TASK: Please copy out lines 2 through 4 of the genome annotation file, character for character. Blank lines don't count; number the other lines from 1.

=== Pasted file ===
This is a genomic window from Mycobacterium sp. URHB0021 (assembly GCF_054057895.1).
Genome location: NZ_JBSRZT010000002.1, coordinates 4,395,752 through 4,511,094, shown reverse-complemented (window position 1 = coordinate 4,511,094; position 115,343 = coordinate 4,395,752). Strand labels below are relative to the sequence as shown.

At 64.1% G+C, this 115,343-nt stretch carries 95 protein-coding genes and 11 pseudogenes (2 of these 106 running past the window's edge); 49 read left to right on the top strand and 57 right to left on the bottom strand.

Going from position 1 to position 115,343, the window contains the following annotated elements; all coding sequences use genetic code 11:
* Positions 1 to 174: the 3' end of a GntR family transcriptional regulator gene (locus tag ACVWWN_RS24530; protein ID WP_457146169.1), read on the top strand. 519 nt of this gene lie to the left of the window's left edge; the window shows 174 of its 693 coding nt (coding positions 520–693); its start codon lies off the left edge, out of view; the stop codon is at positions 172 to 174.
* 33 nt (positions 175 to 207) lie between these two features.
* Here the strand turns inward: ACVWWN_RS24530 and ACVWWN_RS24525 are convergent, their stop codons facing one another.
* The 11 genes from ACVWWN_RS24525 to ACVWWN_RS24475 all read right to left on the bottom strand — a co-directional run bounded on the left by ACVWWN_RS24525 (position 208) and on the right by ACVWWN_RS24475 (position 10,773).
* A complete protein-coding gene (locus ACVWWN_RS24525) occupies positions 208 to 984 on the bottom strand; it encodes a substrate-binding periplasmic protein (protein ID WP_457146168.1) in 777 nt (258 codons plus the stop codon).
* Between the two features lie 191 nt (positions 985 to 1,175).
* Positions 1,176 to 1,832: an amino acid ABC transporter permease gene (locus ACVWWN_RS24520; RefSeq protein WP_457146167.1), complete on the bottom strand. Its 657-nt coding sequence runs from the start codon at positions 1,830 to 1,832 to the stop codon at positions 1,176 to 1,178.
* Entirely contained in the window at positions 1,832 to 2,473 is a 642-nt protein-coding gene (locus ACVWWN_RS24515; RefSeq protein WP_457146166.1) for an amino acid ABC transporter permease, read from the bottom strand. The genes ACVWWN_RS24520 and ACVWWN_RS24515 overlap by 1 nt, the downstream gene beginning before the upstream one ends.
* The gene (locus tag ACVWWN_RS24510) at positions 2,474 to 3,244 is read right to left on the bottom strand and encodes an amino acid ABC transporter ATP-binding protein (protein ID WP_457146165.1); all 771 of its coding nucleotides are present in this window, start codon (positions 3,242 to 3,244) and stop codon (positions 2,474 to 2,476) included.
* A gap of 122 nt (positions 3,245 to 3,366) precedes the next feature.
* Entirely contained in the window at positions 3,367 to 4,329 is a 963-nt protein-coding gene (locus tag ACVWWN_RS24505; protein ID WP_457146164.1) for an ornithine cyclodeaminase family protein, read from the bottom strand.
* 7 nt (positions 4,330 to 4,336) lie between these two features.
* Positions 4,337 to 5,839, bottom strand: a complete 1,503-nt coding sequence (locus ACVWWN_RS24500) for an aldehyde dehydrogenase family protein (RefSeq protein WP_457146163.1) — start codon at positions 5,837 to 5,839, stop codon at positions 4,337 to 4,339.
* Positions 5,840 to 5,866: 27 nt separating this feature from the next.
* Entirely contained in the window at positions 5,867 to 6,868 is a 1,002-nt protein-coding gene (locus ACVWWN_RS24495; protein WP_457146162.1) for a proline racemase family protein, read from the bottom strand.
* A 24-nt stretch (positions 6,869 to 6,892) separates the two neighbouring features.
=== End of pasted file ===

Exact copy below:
Genome location: NZ_JBSRZT010000002.1, coordinates 4,395,752 through 4,511,094, shown reverse-complemented (window position 1 = coordinate 4,511,094; position 115,343 = coordinate 4,395,752). Strand labels below are relative to the sequence as shown.

At 64.1% G+C, this 115,343-nt stretch carries 95 protein-coding genes and 11 pseudogenes (2 of these 106 running past the window's edge); 49 read left to right on the top strand and 57 right to left on the bottom strand.

Going from position 1 to position 115,343, the window contains the following annotated elements; all coding sequences use genetic code 11: